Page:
On Friday morning local time (around 0000 UTC) I’ll be putting up the Spiderbeam 15m-17m-20m tribander and the remaining verticals. So by 0500 UTC on Friday the full complement of antennas will be in action.    

Remember there’s no phone service or internet on the island and so I can’t see the DX cluster or read emails and club log will be uploaded when I’m back on the mainland. But I do have a satellite phone for safety reasons. From time to time I’ll SMS my wife who will act as a pilot and spot me on the DX cluster.

So just be patient with me today, the weather is incredibly oppressive and things take longer to do in a safe manner up here. I look forward to getting you in the log

73s de Craig VK5CE

Travel Day 4 – Wednesday October 11

Day 4 was a 5.5 hour 490 km (300 mile) drive from Barkly Homestead north along the Tablelands Highway to the very remote town of Borroloola. This was a challenging road as the “highway” was actually a single lane bitumen road of varying quality. So while the distance wasn’t too far to drive, I knew this final day would require more concentration.

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When the occasional upcoming single vehicle approaches then it’s a matter of having one side of the car on bitumen and the other on the dirt but when a 52.5m long road train approaches then its obviously a case of completely pulling over and stopping. Blind corners and crests in the road make life interesting.

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I departed early at 7am to avoid as much of the hottest part of the day as possible. Most of the kangaroos had finished their grazing but a few big red kangaroos were visible but they didn’t hop across the road. A number of dead kangaroos hit by the road trains were scattered along the highway and this presented another risk. The largest bird of prey in Australia, the Wedge Tailed Eagle, was enjoying this roadkill for breakfast and up to four would be on the road as I approached. These beautiful birds are pretty slow to move and so great care was needed to see which direction they would fly.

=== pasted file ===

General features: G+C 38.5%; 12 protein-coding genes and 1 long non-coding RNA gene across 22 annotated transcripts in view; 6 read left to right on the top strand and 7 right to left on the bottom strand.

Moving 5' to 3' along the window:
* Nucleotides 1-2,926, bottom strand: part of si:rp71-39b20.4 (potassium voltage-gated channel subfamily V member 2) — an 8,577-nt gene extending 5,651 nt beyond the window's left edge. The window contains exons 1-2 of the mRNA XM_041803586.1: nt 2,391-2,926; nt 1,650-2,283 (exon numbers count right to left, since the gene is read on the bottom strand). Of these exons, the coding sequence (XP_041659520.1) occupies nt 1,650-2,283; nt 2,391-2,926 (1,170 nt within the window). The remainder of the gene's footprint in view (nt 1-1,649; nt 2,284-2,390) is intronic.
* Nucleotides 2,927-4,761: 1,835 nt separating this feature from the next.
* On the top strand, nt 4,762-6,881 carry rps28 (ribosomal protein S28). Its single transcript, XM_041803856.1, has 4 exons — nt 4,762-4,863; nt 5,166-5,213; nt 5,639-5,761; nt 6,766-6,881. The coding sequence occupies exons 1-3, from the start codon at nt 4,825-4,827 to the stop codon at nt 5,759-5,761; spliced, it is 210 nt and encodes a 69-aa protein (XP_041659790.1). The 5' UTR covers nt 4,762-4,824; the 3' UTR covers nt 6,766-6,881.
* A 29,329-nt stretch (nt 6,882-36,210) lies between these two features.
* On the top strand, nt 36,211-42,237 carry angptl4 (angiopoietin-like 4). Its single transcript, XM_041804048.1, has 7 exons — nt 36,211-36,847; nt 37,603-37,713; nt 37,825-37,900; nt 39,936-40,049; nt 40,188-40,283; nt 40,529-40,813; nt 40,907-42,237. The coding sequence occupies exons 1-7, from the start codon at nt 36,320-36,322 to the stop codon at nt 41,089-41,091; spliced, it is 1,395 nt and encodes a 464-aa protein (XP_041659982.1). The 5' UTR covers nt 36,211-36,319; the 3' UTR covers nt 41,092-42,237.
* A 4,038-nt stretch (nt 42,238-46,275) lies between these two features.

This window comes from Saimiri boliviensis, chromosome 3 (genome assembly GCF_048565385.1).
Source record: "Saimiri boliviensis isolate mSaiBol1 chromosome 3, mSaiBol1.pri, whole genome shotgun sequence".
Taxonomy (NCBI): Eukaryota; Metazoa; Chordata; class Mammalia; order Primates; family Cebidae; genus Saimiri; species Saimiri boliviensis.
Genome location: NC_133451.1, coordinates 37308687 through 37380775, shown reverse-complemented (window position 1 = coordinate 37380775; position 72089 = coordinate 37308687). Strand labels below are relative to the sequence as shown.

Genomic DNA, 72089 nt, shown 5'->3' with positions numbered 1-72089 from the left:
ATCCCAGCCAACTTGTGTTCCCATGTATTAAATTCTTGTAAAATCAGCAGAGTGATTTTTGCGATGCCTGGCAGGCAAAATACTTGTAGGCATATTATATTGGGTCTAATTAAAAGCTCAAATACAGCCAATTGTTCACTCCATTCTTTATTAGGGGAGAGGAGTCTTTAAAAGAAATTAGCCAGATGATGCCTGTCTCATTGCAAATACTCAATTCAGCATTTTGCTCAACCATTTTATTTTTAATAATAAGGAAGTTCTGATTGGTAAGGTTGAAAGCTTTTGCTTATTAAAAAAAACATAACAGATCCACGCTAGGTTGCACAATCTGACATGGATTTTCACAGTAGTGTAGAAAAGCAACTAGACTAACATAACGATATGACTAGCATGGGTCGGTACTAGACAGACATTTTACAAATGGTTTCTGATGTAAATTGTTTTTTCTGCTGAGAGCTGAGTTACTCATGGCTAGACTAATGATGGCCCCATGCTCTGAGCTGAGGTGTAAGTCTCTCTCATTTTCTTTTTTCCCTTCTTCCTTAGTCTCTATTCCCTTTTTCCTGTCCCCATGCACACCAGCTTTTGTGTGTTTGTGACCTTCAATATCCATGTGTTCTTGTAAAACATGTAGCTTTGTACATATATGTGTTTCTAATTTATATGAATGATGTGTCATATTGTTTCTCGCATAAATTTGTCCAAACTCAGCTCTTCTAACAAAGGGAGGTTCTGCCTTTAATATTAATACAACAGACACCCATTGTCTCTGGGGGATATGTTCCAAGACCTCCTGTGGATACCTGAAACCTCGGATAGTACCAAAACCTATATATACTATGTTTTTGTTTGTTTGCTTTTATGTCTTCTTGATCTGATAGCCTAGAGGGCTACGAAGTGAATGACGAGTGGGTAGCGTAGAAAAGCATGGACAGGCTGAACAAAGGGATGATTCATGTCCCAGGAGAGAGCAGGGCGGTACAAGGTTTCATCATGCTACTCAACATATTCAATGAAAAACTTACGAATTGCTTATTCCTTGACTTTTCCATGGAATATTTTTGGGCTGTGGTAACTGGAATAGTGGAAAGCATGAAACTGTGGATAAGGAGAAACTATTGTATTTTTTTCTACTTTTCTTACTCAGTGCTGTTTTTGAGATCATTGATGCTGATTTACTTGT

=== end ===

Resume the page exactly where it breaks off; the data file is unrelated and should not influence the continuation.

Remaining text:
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This is cattle country and much of the Tablelands Highway has unfenced grazing regions. So the biggest risk on this drive was cattle running across the road.

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I’m now safe in Borroloola in the Northern Territory. It’s now around 0730 UTC (6pm local) on Wednesday October 11. In the morning I’ll speak to the captain to find out what exact time tomorrow we go to the island. So tomorrow I drive about an hour from Borroloola east to King Ash Bay (some bitumen road, some dirt road). That’s where I meet the boat and we go to North Island. I should be able to do another blog update just before I leave Borroloola to give you all the latest info. 73s de Craig VK5CE

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Head north young… sorry old man

Hi everyone

Day 3 was a 7 hour 720 km (450 mile) drive from Alice Springs in the red centre of VK8 north to Tennant Creek and then east to Barkly Homestead which is literally in the middle of nowhere. The weather has been increasing each day and the journey today was 41C. As I type this tonight at 7pm local its still above 30C.

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On such a long drive like this I think about a strategy for the operation on day 1, I think about what’s happening with VK9AR next month, I play lots of music and I think about future possible IOTA operations. Despite such entertaining subject matter, the thing is I’ve been thinking about the same subject matter everyday for weeks and weeks and so its easy to get fatigued whilst driving.